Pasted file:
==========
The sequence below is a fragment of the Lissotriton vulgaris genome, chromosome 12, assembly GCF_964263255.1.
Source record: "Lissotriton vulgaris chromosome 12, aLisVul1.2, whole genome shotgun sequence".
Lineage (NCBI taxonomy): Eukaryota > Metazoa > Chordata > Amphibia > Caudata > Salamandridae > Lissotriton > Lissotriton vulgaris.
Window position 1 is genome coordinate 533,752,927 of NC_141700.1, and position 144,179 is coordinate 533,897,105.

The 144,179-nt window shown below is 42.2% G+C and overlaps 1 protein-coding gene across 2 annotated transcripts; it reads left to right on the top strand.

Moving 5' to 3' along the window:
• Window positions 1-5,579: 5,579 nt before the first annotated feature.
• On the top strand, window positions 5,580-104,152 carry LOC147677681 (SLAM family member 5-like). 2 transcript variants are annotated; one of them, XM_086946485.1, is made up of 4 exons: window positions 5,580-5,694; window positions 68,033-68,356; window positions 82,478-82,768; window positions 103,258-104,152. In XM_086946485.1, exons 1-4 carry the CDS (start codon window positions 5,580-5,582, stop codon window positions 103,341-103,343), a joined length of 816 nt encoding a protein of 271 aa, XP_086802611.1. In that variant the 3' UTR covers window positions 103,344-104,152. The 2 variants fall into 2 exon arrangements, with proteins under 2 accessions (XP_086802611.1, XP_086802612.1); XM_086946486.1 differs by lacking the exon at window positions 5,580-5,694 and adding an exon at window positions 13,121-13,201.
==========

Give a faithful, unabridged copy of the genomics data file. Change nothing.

The sequence below is a fragment of the Lissotriton vulgaris genome, chromosome 12, assembly GCF_964263255.1.
Source record: "Lissotriton vulgaris chromosome 12, aLisVul1.2, whole genome shotgun sequence".
Lineage (NCBI taxonomy): Eukaryota > Metazoa > Chordata > Amphibia > Caudata > Salamandridae > Lissotriton > Lissotriton vulgaris.
Window position 1 is genome coordinate 533,752,927 of NC_141700.1, and position 144,179 is coordinate 533,897,105.

The 144,179-nt window shown below is 42.2% G+C and overlaps 1 protein-coding gene across 2 annotated transcripts; it reads left to right on the top strand.

Moving 5' to 3' along the window:
• Window positions 1-5,579: 5,579 nt before the first annotated feature.
• On the top strand, window positions 5,580-104,152 carry LOC147677681 (SLAM family member 5-like). 2 transcript variants are annotated; one of them, XM_086946485.1, is made up of 4 exons: window positions 5,580-5,694; window positions 68,033-68,356; window positions 82,478-82,768; window positions 103,258-104,152. In XM_086946485.1, exons 1-4 carry the CDS (start codon window positions 5,580-5,582, stop codon window positions 103,341-103,343), a joined length of 816 nt encoding a protein of 271 aa, XP_086802611.1. In that variant the 3' UTR covers window positions 103,344-104,152. The 2 variants fall into 2 exon arrangements, with proteins under 2 accessions (XP_086802611.1, XP_086802612.1); XM_086946486.1 differs by lacking the exon at window positions 5,580-5,694 and adding an exon at window positions 13,121-13,201.